A debt could be voluntarily or involuntarily secured. Involuntarily secured debts include a judgment lien on your home, an income tax lien on everything you own, and a mechanic’s or repairman’s lien for an unpaid bill on a repaired vehicle.

Priority Debts

Just like the word sounds, priority debts are particular ones that the law has selected to be treated better than other debts. For each type of priority debt there are reasons why it is treated special.

The different types of priority debts are themselves prioritized, as the following list shows. The most common priority debts for consumers or small business owners are the following, from the highest priority on down:

  • child and spousal support—the amount owed as of the time of the filing of your bankruptcy case
  • the administrative costs of the bankruptcy case—trustee fees and costs, and sometimes attorney fees
  • wages and other compensation owed to employees, including employee benefits—maximum of $12,850 per employee, for work done in the final 180 days before the bankruptcy filing or close of business, whichever was first
  • certain income taxes, and some other kinds of taxes—they are priority only if they meet certain conditions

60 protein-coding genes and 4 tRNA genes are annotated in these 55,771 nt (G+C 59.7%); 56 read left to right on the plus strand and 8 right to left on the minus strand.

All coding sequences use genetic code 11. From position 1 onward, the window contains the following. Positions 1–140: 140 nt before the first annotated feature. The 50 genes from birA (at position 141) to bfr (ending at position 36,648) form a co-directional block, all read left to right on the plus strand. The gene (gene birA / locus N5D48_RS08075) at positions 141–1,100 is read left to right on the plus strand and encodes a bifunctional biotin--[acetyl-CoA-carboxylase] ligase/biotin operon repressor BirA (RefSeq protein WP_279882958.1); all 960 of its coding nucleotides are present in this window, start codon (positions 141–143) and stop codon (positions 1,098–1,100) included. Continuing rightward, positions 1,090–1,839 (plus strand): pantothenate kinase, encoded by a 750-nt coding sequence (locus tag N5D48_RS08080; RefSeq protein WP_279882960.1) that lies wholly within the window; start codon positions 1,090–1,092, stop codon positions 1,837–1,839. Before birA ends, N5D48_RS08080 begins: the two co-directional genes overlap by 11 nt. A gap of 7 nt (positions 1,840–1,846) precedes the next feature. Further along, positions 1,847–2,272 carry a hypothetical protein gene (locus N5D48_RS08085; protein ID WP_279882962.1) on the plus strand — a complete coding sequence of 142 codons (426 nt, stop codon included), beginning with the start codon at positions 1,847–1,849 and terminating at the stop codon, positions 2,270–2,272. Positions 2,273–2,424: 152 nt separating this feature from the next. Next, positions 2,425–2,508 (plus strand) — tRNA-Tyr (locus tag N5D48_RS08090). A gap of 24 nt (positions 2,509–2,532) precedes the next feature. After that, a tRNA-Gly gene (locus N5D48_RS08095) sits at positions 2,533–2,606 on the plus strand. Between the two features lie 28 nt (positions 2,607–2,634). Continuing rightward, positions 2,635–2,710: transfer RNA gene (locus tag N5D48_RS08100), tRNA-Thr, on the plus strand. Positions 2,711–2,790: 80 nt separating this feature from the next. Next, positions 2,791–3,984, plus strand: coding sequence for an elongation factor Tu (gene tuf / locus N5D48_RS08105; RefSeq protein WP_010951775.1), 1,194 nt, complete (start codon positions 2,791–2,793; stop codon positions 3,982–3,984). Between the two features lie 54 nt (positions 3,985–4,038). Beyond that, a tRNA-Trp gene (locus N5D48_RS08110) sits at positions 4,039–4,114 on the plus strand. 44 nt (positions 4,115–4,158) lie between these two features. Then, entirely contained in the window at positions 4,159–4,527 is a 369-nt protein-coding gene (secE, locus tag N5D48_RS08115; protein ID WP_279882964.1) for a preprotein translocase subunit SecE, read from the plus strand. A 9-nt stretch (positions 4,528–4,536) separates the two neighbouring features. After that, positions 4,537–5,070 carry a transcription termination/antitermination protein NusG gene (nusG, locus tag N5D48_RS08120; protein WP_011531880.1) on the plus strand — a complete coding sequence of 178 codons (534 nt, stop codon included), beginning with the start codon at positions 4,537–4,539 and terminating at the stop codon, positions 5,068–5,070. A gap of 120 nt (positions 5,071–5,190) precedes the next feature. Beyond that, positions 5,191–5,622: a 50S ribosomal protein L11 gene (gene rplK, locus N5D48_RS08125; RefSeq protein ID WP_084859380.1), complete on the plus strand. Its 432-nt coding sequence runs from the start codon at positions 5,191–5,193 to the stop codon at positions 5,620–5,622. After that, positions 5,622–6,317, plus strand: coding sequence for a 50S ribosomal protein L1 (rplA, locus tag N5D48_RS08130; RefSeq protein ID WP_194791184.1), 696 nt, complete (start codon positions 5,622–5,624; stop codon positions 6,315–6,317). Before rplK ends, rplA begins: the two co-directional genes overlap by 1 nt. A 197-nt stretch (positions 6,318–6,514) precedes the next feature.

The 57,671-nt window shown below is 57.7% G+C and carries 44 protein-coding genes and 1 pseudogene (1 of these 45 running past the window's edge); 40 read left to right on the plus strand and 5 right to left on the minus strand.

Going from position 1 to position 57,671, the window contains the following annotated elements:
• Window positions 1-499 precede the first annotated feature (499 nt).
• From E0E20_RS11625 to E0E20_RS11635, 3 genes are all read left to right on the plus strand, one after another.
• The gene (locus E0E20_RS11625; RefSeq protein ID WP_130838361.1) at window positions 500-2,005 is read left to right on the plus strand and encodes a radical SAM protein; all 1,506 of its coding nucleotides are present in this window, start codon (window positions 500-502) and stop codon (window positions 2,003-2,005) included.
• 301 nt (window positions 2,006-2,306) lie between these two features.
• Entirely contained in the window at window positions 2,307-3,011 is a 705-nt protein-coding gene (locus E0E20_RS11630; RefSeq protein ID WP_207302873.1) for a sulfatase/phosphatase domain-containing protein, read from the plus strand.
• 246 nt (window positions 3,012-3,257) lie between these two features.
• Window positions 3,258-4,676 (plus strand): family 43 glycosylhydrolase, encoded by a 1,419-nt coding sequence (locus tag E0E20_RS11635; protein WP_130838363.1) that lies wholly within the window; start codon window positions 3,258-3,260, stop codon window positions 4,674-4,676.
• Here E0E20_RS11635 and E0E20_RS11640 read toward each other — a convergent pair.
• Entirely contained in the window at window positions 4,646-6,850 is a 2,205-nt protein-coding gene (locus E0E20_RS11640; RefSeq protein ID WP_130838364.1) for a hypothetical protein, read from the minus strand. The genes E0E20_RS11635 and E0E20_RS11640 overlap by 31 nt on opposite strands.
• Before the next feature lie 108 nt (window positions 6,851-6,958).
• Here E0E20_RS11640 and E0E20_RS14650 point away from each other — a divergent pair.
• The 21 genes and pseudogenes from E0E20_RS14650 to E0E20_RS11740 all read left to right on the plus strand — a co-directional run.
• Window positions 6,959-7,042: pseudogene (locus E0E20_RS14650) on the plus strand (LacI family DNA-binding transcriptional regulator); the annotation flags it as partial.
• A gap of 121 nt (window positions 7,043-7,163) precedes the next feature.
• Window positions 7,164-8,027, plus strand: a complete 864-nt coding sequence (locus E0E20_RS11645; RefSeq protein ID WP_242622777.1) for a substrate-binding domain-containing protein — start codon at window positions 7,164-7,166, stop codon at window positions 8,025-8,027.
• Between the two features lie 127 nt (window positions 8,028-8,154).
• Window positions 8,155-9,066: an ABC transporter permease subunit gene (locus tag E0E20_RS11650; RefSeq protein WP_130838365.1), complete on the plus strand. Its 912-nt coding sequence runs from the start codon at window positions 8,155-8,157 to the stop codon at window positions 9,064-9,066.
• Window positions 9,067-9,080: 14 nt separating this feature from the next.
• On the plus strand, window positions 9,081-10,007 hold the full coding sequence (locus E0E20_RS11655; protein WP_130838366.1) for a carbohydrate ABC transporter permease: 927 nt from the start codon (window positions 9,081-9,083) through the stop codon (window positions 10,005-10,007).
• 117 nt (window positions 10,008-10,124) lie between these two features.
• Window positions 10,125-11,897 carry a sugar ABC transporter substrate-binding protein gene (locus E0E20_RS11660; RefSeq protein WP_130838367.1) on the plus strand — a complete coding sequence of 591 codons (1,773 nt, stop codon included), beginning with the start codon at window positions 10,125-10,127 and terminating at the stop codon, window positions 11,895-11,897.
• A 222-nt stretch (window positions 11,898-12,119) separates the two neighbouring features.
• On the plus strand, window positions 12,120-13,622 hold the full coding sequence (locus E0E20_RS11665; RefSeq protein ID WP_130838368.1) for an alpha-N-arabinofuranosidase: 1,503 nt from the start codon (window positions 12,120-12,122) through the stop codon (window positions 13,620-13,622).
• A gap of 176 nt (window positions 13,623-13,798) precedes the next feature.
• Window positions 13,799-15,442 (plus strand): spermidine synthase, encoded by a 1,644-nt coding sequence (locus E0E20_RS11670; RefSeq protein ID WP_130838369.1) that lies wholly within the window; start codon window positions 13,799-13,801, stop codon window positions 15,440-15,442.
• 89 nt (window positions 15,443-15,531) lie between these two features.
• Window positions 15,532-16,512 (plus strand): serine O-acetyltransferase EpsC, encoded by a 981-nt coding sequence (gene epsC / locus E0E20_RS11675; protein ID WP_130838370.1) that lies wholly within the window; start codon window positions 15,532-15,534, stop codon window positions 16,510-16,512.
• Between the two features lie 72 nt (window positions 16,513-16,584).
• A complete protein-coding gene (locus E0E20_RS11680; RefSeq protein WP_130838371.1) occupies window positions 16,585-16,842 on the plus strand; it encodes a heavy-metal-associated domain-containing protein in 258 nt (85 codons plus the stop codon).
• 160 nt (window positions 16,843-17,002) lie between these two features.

In bankruptcy a lot turns on which debts get paid ahead of other debts. That often determines which debts get paid anything, and if so how much. This comes up differently under Chapter 7 “straight bankruptcy” and under Chapter 13 “adjustment of debts.”

In most Chapter 7 cases the trustee does not get any of your assets to distribe to your creditors. But in those cases where there are unprotected assets for the trustee to liquidate, the priority creditors are paid in full before the general unsecured ones receive anything. And the higher priority creditors are paid in full before the lower priority ones receive anything.

In Chapter 13 cases, the payment plan proposed by you as the debtor and approved by the court must show that you will pay all priority debts before the completion of your case. And then you have to in fact do so before you can finish the case and get a discharge (legal write-off) of your unpaid debts.

General Unsecured Debts